The ketogenic diet is a low carb, moderate protein, and high fat diet which puts the body into a metabolic state known as ketosis.
When you’re body is in a state of ketosis, the liver produced ketones which become the main energy source for the body.
What Happens When you Eat Carbs?
When you eat something high in carbs, your body will produce glucose and insulin.
- Glucose is the easiest molecule for your body to convert and use as energy so that it will be chosen over any other energy source.
- Insulin is produced to process the glucose in your bloodstream by taking it around the body.
Since the glucose is being used as a primary energy, your fats are not needed and are therefore stored. Typically on a normal, higher carbohydrate diet, the body will use glucose as the main form of energy. By lowering the intake of carbs, the body is induced into a state known as ketosis.
Ketosis is a natural process the body initiates to help us survive when food intake is low. During this state, we produce ketones, which are produced from the breakdown of fats in the liver.
The result is that your body becomes incredibly efficient at burning fat for energy. It also turns fat into ketones in the liver, which can supply energy for the brain.
Ketogenic diets can cause significant reductions in blood sugar and insulin levels. This, along with the increased ketones, has numerous health benefits.
Benefits of the Ketogenic Diet
Studies have shown that those who eat a low carb, high fat diet rather than a high carb, low fat diet:
- Lose more weight and body fat
- Have better levels of good cholesterol (HDL and large LDL)
- Have reduced blood sugar and insulin resistance (commonly reversing prediabetes and type 2 diabetes)
- Have better energy levels
- Experience a decrease in appetite
- Have reduced triglyceride levels (fat molecules in the blood that cause heart disease)
- Have significant reductions in blood pressure, leading to a reduction in heart disease and stroke
The ketogenic diet has been successfull in treating many conditions such as epilepsy, Parkinson’s disease and Alzheimer’s. It has also shown to be beneficial for individuals suffering from Acne.Longer satiation and consistent energy levels are due to the majority of calories coming from fat, which is slower to digest and calorically denser.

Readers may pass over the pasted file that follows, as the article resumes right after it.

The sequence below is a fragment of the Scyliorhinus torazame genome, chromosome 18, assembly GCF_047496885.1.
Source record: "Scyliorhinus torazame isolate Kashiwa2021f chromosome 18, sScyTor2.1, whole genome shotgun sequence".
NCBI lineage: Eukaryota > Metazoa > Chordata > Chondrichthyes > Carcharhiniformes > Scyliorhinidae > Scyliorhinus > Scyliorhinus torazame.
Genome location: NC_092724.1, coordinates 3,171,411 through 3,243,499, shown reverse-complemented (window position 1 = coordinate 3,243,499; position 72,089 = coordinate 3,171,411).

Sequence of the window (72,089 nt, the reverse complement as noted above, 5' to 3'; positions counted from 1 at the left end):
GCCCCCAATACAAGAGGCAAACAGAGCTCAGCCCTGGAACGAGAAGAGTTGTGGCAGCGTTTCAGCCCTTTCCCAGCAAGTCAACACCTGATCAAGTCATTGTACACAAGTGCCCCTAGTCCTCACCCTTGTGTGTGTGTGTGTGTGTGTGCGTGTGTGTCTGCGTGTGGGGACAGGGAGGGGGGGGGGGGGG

Being on a low carb diet also eliminates blood glucose spikes and crashes. You won’t have sudden blood sugar drops leaving you feeling weak and disoriented.
What Foods to eat on the Ketogenic Diet
- Meat: Red meat, steak, ham, sausage, bacon, chicken and turkey.
- Fatty fish: Such as salmon, trout, tuna and mackerel.
- Eggs: Look for pastured or omega-3 whole eggs.
- Butter and cream: Look for grass-fed when possible.
- Cheese: Unprocessed cheese (cheddar, goat, cream, blue or mozzarella).
- Nuts and seeds: Almonds, walnuts, flaxseeds, pumpkin seeds, chia seeds, etc.
- Healthy oils: Primarily extra virgin olive oil, coconut oil and avocado oil.
- Avocados: Whole avocados or freshly made guacamole.
- Low-carb veggies: Most green veggies, tomatoes, onions, peppers, etc.
- Condiments: You can use salt, pepper and various healthy herbs and spices.
What Foods to AVOID on the Ketogenic Diet
- Sugary foods: Soda, fruit juice, smoothies, cake, ice cream, candy, etc.
- Grains or starches: Wheat-based products, rice, pasta, cereal, etc.
- Fruit: All fruit, except small portions of berries like strawberries.
- Beans or legumes: Peas, kidney beans, lentils, chickpeas, etc.
- Root vegetables and tubers: Potatoes, sweet potatoes, carrots, parsnips, etc.
- Low-fat or diet products: These are highly processed and often high in carbs.
- Some condiments or sauces: These often contain sugar and unhealthy fat.
- Unhealthy fat: Limit your intake of processed vegetable oils, mayonnaise, etc.
- Alcohol: Due to its carb content, many alcoholic beverages can throw you out of ketosis.
- Sugar-free diet foods: These are often high in sugar alcohols, which can affect ketone levels in some cases. These foods also tend to be highly processed.
Side Effects of the Keto Diet
Although the ketogenic diet is safe for healthy people, there may be some initial side effects while your body adapts. This is often referred to as “keto flu” and can include reduced energy, nausea, fatigue, headaches, cough, sleep issues, digestive discomfort and irritability.
In order to minimize this, start slowly – you can try a regular low-carb diet for the first few weeks. This may teach your body to burn more fat before you completely eliminate carbs.
A ketogenic diet can also change the water and mineral balance of your body, so adding extra salt to your meals or taking mineral supplements can help. (you could have salty foods such as soup broth or pickles)
For minerals, try taking 3,000–4,000 mg of sodium, 1,000 mg of potassium and 300 mg of magnesium per day to minimize side effects.